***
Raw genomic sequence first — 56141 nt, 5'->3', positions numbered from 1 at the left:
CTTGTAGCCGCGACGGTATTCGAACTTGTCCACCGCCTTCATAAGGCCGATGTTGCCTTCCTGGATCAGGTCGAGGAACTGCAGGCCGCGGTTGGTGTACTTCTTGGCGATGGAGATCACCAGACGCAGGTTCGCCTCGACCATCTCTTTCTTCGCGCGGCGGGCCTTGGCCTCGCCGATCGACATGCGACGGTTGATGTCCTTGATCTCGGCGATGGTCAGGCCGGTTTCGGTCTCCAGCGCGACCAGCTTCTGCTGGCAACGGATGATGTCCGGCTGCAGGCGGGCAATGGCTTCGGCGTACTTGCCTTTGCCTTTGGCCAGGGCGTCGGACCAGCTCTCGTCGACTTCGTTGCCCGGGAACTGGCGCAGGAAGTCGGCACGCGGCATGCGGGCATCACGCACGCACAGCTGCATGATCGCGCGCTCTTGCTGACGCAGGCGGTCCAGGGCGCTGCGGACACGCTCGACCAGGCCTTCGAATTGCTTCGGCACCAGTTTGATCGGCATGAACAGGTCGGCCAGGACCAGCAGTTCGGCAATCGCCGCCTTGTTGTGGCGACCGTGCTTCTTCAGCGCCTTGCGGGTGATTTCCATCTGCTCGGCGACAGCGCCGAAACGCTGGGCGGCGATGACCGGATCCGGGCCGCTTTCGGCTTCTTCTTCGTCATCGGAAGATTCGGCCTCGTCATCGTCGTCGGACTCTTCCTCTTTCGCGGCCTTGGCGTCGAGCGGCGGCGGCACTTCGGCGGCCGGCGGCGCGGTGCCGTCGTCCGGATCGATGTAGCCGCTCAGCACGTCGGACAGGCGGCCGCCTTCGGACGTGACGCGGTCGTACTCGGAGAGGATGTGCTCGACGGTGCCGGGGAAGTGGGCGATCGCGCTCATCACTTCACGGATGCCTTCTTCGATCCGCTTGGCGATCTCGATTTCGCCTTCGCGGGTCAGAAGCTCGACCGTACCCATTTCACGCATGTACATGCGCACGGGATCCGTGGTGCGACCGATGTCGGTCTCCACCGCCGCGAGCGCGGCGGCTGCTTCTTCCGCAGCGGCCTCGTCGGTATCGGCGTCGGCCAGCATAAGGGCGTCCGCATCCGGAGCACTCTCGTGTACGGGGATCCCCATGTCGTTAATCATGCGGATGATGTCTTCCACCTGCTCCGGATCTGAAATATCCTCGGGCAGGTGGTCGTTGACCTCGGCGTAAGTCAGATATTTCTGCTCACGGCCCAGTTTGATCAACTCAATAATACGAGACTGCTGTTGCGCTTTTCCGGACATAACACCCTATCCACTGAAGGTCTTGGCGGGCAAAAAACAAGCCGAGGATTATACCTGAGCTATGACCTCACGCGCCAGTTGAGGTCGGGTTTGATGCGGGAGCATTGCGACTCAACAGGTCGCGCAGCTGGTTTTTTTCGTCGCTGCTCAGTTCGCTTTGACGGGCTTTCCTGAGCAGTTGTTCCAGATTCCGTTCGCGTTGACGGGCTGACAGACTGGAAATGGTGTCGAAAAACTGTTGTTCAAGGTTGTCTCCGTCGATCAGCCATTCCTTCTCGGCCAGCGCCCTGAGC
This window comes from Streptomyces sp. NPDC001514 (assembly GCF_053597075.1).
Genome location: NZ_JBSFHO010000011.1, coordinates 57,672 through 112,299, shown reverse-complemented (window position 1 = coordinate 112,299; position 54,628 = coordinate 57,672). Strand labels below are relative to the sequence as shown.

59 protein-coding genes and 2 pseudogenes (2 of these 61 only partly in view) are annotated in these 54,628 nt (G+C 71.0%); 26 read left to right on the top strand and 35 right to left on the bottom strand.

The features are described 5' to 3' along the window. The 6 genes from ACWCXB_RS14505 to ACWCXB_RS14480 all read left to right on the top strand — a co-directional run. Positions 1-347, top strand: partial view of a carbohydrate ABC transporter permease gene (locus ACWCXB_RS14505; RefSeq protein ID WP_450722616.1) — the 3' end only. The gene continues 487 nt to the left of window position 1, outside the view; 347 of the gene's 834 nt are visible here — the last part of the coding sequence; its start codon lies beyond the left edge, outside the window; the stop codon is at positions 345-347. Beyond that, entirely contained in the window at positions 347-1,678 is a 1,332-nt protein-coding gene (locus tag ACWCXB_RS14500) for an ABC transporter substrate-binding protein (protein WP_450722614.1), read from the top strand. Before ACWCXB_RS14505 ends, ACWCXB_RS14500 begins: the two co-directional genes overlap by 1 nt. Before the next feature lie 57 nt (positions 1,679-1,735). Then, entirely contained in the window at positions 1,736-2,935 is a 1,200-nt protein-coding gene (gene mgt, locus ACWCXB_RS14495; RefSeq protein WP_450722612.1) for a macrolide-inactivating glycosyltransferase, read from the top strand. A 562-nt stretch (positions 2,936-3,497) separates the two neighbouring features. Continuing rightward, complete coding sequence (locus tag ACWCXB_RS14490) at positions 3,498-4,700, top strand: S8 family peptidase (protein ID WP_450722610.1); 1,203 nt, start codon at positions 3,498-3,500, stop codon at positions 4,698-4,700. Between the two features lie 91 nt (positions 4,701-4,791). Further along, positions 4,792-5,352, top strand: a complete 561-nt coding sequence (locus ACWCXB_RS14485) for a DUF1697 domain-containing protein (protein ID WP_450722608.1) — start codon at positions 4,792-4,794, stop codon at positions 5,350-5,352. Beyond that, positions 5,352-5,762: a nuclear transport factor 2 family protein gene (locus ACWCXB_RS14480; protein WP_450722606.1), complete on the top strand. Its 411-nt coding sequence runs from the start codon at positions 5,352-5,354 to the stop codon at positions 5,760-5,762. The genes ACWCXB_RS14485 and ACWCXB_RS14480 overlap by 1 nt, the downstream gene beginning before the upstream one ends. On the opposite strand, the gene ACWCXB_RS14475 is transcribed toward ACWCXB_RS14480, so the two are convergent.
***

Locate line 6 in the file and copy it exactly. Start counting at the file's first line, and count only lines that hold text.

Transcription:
The features are described 5' to 3' along the window. The 6 genes from ACWCXB_RS14505 to ACWCXB_RS14480 all read left to right on the top strand — a co-directional run. Positions 1-347, top strand: partial view of a carbohydrate ABC transporter permease gene (locus ACWCXB_RS14505; RefSeq protein ID WP_450722616.1) — the 3' end only. The gene continues 487 nt to the left of window position 1, outside the view; 347 of the gene's 834 nt are visible here — the last part of the coding sequence; its start codon lies beyond the left edge, outside the window; the stop codon is at positions 345-347. Beyond that, entirely contained in the window at positions 347-1,678 is a 1,332-nt protein-coding gene (locus tag ACWCXB_RS14500) for an ABC transporter substrate-binding protein (protein WP_450722614.1), read from the top strand. Before ACWCXB_RS14505 ends, ACWCXB_RS14500 begins: the two co-directional genes overlap by 1 nt. Before the next feature lie 57 nt (positions 1,679-1,735). Then, entirely contained in the window at positions 1,736-2,935 is a 1,200-nt protein-coding gene (gene mgt, locus ACWCXB_RS14495; RefSeq protein WP_450722612.1) for a macrolide-inactivating glycosyltransferase, read from the top strand. A 562-nt stretch (positions 2,936-3,497) separates the two neighbouring features. Continuing rightward, complete coding sequence (locus tag ACWCXB_RS14490) at positions 3,498-4,700, top strand: S8 family peptidase (protein ID WP_450722610.1); 1,203 nt, start codon at positions 3,498-3,500, stop codon at positions 4,698-4,700. Between the two features lie 91 nt (positions 4,701-4,791). Further along, positions 4,792-5,352, top strand: a complete 561-nt coding sequence (locus ACWCXB_RS14485) for a DUF1697 domain-containing protein (protein ID WP_450722608.1) — start codon at positions 4,792-4,794, stop codon at positions 5,350-5,352. Beyond that, positions 5,352-5,762: a nuclear transport factor 2 family protein gene (locus ACWCXB_RS14480; protein WP_450722606.1), complete on the top strand. Its 411-nt coding sequence runs from the start codon at positions 5,352-5,354 to the stop codon at positions 5,760-5,762. The genes ACWCXB_RS14485 and ACWCXB_RS14480 overlap by 1 nt, the downstream gene beginning before the upstream one ends. On the opposite strand, the gene ACWCXB_RS14475 is transcribed toward ACWCXB_RS14480, so the two are convergent.